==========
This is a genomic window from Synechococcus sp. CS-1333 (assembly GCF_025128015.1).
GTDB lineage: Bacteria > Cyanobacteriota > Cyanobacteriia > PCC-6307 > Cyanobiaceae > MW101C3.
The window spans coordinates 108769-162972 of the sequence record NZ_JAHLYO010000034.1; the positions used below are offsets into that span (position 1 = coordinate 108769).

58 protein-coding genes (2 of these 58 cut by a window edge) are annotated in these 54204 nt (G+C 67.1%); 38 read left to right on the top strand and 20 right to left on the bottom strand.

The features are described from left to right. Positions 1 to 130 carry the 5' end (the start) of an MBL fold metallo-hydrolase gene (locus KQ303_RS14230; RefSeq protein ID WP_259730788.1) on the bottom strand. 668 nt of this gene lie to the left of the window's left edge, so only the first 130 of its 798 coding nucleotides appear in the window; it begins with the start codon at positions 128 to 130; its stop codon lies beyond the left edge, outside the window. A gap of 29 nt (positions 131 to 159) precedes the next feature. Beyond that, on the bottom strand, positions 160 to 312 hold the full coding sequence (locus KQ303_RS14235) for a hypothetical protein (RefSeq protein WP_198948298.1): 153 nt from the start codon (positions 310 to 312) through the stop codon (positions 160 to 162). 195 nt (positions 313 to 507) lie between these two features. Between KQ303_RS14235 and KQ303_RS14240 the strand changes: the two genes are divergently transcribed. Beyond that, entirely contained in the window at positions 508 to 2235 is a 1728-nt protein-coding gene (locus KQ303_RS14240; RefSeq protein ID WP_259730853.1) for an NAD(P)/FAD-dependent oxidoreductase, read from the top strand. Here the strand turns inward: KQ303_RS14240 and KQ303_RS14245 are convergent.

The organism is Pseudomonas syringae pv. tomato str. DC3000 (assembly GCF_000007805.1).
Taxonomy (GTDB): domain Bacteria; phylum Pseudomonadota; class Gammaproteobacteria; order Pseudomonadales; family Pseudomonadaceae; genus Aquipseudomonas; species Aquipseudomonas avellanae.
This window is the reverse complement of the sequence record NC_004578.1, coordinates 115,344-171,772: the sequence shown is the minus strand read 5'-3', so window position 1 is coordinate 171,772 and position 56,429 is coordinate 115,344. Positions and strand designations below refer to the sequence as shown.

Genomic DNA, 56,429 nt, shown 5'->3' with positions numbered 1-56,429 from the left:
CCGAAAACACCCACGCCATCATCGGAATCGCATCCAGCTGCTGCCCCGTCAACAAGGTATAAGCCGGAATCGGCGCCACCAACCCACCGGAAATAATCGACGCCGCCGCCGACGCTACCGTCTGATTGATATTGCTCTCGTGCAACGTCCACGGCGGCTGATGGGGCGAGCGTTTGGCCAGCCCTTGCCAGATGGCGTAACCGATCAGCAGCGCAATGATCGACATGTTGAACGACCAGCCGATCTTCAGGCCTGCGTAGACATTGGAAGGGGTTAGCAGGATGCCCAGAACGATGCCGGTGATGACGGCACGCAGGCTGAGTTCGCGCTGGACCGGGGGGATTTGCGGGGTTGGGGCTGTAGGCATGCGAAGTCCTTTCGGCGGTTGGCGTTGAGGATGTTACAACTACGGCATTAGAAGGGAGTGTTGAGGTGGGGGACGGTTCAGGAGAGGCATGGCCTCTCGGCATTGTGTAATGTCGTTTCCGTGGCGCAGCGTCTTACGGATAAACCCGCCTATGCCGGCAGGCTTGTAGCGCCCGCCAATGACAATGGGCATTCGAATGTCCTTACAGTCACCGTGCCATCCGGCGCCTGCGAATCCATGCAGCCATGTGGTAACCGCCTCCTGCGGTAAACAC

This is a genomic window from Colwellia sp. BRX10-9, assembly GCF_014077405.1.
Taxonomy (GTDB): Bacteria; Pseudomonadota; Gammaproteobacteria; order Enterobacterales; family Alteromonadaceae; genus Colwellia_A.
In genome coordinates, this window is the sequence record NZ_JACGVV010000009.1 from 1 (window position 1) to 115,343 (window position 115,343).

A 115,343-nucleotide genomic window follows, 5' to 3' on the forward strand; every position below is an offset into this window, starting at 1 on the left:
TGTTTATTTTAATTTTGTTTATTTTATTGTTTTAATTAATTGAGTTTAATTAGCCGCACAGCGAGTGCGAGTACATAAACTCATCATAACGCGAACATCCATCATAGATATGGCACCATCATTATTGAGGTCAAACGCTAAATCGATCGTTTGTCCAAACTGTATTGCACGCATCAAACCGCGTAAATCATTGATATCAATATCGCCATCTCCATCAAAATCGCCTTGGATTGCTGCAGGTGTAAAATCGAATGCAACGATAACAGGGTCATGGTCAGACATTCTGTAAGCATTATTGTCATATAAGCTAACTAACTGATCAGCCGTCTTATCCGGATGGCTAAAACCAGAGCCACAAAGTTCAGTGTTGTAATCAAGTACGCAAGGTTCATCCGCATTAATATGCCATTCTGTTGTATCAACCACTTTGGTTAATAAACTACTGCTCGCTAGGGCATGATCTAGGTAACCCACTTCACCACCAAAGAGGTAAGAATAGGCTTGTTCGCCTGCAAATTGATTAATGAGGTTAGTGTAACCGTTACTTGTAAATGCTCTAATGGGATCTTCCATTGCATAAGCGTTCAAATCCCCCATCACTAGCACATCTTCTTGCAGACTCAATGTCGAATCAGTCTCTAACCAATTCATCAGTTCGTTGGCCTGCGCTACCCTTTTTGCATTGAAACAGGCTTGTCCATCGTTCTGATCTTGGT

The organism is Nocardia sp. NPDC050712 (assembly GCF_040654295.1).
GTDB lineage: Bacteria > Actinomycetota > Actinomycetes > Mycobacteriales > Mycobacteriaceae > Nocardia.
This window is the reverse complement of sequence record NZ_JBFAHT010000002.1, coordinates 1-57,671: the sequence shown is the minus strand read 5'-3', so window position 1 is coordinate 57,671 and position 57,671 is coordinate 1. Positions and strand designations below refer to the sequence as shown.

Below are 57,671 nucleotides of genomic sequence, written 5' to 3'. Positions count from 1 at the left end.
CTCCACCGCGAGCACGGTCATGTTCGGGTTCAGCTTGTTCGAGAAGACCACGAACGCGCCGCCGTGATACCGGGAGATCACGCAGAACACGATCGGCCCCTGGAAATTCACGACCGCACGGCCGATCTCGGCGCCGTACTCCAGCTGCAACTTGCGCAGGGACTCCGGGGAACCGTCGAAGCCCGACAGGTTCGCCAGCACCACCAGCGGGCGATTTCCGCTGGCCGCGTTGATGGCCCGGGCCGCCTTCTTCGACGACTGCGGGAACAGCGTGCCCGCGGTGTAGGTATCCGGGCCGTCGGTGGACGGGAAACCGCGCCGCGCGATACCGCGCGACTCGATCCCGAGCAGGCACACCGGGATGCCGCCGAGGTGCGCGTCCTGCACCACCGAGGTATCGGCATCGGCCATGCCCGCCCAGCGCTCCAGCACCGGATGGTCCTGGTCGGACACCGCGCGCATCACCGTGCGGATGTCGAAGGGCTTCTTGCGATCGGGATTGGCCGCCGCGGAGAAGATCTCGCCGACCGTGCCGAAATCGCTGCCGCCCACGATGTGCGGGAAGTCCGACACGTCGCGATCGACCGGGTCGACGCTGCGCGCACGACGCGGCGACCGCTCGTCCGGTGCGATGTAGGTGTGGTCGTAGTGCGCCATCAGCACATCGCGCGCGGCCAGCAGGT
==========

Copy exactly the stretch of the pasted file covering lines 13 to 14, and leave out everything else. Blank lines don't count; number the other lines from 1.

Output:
In genome coordinates, this window is the sequence record NZ_JACGVV010000009.1 from 1 (window position 1) to 115,343 (window position 115,343).

A 115,343-nucleotide genomic window follows, 5' to 3' on the forward strand; every position below is an offset into this window, starting at 1 on the left: